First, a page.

Jeremy Saulnier's modern classic, "Green Room," viscerally punches the audience in the face with every death. The script gives each character at least one moment to be human, even those who wouldn't deserve it in a lesser film. Nothing is easy here, every choice is fraught with dire consequences and repercussions. There aren't very many action/thrillers that make killing look incredibly difficult and awful. Sometimes there is slow motion and a swelling of music when the good guys kill the bad guys or silence for when a good guy falls. Life and death moments are when audiences chew their popcorn a little slower, but ultimately are allowed to move on unscathed to the next scene.
If the description for this movie could only be one sentence long, it would have to be "Punks vs. Skinheads in the Pacific Northwest," but luckily, there is more room to explain. Pat, Sam, Tiger and Reece are in a punk band called "The Ain't Rights." They have just spent the last of their money getting to Seaside, Oregon, to play a show, only to find it's been cancelled. This leaves this East Coast punk band basically stranded on the West Coast with no money or gas. A fan finds them a gig outside Portland at a neo-Nazi clubhouse in the woods.
It would be cruel to give away anything more about the plot other than to say the plan goes horribly wrong and the peaceful band must try to survive a steady onslaught of murderous skinheads. That premise sounds like something geared up for a B-movie or a direct-to-DVD gore-fest; however, "The Green Room" is an expertly crafted exercise in steadily building tension and dread.
In just a few short scenes, Saulnier, who hails from a Virginia suburb, turns the script and direction in a way that the audience is fully empathizing with the four-piece punk band from back east. Anton Yelchin cuts such a likable presence as the band's so-called leader, that when basically dropped into the middle of hell, the intensity of the band's plight and the brutality of the violence becomes fairly nerve shredding. If the film were more lowbrow in its aspirations, the violence and gore would seem gratuitous, but here it only adds to the nightmarish quality of the entire experience.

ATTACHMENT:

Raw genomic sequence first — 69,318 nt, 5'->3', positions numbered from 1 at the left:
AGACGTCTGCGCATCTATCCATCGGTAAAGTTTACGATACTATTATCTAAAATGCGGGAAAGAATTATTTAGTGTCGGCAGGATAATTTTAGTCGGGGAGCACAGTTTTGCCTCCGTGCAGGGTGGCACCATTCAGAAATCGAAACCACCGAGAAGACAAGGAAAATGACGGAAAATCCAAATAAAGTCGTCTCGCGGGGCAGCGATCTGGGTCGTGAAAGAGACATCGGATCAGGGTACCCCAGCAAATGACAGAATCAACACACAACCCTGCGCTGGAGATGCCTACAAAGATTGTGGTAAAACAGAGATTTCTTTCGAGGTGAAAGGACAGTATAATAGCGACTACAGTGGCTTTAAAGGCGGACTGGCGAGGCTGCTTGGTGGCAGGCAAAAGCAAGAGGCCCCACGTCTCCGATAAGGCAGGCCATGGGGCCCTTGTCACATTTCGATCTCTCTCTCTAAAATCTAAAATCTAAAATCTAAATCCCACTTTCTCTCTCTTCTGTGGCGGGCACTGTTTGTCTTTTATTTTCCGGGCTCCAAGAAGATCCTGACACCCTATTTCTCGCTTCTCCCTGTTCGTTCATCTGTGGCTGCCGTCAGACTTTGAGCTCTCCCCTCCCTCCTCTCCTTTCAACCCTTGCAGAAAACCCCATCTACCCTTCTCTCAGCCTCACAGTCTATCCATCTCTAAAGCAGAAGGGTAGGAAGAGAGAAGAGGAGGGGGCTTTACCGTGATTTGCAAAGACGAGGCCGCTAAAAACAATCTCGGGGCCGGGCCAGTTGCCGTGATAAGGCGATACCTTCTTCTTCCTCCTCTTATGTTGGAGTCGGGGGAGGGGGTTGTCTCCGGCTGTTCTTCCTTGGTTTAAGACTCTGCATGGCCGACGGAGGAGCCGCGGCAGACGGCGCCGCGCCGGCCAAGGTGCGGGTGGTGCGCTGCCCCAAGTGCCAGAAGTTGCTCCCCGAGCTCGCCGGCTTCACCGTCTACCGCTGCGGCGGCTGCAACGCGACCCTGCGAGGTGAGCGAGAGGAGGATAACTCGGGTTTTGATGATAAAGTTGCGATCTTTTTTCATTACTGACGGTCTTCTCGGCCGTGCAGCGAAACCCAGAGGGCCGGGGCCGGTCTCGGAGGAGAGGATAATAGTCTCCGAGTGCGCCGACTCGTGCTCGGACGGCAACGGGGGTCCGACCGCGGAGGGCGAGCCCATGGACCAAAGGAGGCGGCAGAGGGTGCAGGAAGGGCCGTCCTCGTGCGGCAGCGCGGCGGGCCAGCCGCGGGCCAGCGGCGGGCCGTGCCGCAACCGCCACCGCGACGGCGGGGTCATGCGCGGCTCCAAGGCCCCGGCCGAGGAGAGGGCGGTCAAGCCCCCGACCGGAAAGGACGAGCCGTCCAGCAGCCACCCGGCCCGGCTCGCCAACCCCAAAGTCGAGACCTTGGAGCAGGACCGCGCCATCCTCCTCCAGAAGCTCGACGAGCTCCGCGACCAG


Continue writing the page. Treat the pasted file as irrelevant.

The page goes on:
Cast against type, Sir Patrick Stewart (Captain Jean-Luc Picard in "Star Trek: The Next Generation") plays the leader of the neo-Nazis. He is a terrifying figure without once having to yell to get his point across. His right hand man is played by Macon Blair, the star of Saulnier's last film, "Blue Ruin." The contrast between the two performances is incredible and Blair proves to be an actor who will move on to massive performances in the future. Stewart and Blair together are a pair of the best on-screen villains in years.
All hyperbole aside, "The Green Room" is a phenomenal action/thriller/horror hybrid that shares DNA with classic exploitation films of the 1970s, punk music from the 1980s and a modern visual vocabulary. Every frame is alive with vibrant color, gritty texture and edgy performances. The script is so tightly wound that every scene feels like the inevitable follow-up to what came previous. Poor choices are made by all the characters, but they feel earned and made out of terror instead of plot contrivances.
"Green Room" is likely to scare off anyone considering a move to Portland in the near future, but that's probably all right.
Dir. Jeremy Saulnier
Now playing at Old Mill Stadium 16 & IMAX